"A capacitive transducer was developed for measuring the free surface motion in Hydrostone blocks loaded by an explosive plane wave generator approximately one foot from the specimen. The charge to specimen distance was adjusted to produce a single spall, the position of the fracture being noted on the recovered specimen. The longitudinal wave velocity in each specimen was determined by the ultrasonic pulse technique before each shot. From the above measurements the stress, strain and strain rate at the point of fracture were determined. An attempt was made to determine the actual fracture time with imbedded [sic] conductive graphite rods, however it was not successful. It was concluded that the size of the specimen (6 by 6 by 4 in.) was too small for meaningful measurements of dynamic strength since the explosion pulse was found to be longer than twice the length of the specimen"--Abstract, page ii.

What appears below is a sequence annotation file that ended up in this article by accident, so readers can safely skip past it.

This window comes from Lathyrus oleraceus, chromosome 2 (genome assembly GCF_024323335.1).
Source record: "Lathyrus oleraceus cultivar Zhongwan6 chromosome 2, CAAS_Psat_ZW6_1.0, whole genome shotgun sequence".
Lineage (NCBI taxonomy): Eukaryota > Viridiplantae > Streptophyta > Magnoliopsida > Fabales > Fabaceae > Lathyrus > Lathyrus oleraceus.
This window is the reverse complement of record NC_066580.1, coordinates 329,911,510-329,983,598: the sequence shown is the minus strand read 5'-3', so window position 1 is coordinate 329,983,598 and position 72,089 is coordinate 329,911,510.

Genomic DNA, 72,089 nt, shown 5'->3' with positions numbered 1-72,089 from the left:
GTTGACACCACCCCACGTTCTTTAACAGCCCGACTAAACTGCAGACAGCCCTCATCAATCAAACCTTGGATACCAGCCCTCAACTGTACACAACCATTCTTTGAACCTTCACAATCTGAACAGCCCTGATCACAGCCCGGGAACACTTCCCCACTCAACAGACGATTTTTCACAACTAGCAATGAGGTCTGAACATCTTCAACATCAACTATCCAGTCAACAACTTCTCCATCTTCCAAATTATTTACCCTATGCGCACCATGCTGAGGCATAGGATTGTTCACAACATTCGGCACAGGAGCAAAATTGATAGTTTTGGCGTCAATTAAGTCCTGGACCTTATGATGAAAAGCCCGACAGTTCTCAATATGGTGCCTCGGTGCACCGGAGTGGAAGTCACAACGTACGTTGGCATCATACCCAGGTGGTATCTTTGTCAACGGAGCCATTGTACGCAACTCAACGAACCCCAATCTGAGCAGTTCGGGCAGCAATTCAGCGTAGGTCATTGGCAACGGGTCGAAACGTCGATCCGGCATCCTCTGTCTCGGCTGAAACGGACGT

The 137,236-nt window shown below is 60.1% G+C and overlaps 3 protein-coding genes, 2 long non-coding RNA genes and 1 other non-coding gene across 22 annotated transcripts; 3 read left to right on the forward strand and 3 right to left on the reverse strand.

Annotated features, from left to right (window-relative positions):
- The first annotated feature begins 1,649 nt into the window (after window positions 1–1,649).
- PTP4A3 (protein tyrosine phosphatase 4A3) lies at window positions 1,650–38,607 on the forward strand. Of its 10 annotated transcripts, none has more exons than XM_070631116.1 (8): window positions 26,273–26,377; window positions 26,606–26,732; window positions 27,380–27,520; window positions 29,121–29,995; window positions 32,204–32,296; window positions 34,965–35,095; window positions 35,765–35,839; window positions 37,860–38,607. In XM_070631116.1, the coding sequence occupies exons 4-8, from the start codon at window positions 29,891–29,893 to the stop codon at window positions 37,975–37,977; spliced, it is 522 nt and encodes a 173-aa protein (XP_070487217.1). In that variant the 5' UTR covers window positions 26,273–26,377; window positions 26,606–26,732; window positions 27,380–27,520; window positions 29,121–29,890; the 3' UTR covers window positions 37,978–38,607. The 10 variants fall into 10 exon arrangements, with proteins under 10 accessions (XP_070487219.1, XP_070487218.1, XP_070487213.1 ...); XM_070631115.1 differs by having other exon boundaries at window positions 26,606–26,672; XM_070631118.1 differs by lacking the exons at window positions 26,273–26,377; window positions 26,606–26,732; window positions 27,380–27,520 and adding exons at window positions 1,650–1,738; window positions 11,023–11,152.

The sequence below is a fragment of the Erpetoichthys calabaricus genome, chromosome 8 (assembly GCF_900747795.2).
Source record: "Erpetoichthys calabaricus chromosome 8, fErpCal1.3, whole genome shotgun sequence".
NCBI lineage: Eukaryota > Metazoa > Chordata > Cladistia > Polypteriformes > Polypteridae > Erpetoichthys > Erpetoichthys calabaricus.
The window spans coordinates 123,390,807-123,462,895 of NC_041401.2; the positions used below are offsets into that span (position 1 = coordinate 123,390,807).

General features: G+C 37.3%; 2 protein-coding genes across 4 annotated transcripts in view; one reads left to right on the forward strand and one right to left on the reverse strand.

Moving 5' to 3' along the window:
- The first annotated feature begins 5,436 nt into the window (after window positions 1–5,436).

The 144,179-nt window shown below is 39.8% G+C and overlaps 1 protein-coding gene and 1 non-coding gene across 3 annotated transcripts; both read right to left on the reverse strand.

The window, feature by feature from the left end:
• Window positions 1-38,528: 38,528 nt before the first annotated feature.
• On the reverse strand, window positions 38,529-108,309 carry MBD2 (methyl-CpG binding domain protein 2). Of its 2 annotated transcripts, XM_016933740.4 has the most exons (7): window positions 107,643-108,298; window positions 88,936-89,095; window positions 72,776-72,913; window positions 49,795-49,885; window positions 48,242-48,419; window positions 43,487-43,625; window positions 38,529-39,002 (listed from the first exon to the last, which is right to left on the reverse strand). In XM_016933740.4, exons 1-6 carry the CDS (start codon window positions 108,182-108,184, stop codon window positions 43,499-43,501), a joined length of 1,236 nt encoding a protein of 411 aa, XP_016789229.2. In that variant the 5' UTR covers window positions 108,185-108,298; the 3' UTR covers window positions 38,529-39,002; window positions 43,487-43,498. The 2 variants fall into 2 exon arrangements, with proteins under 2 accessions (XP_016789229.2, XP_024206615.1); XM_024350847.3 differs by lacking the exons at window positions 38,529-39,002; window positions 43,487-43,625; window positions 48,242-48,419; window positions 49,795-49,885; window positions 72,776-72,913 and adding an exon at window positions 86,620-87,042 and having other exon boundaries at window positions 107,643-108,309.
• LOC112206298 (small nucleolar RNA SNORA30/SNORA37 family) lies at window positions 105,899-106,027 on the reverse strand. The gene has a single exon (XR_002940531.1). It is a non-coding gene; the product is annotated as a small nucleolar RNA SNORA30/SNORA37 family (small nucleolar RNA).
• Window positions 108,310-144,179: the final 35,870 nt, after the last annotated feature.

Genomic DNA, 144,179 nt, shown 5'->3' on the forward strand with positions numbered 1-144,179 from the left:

Haas, Charles J.
Heagler, John B., 1924-1999
Best, John, 1925-2015
Clark, George Bromley, 1912-
Civil, Architectural and Environmental Engineering
M.S. in Civil Engineering
National Science Foundation (U.S.)
University of Missouri at Rolla
vii, 92 pages
© 1967 Vincent Paul Crane, All rights reserved.
Thesis - Open Access
Strength of materials -- Evaluation
Transducers -- Design and construction
Print OCLC #
Electronic OCLC #
Link to Catalog Record
Crane, Vincent Paul, "The measurement of explosively induced stresses in rock-like materials with a capacitive transducer" (1967). Masters Theses. 6873.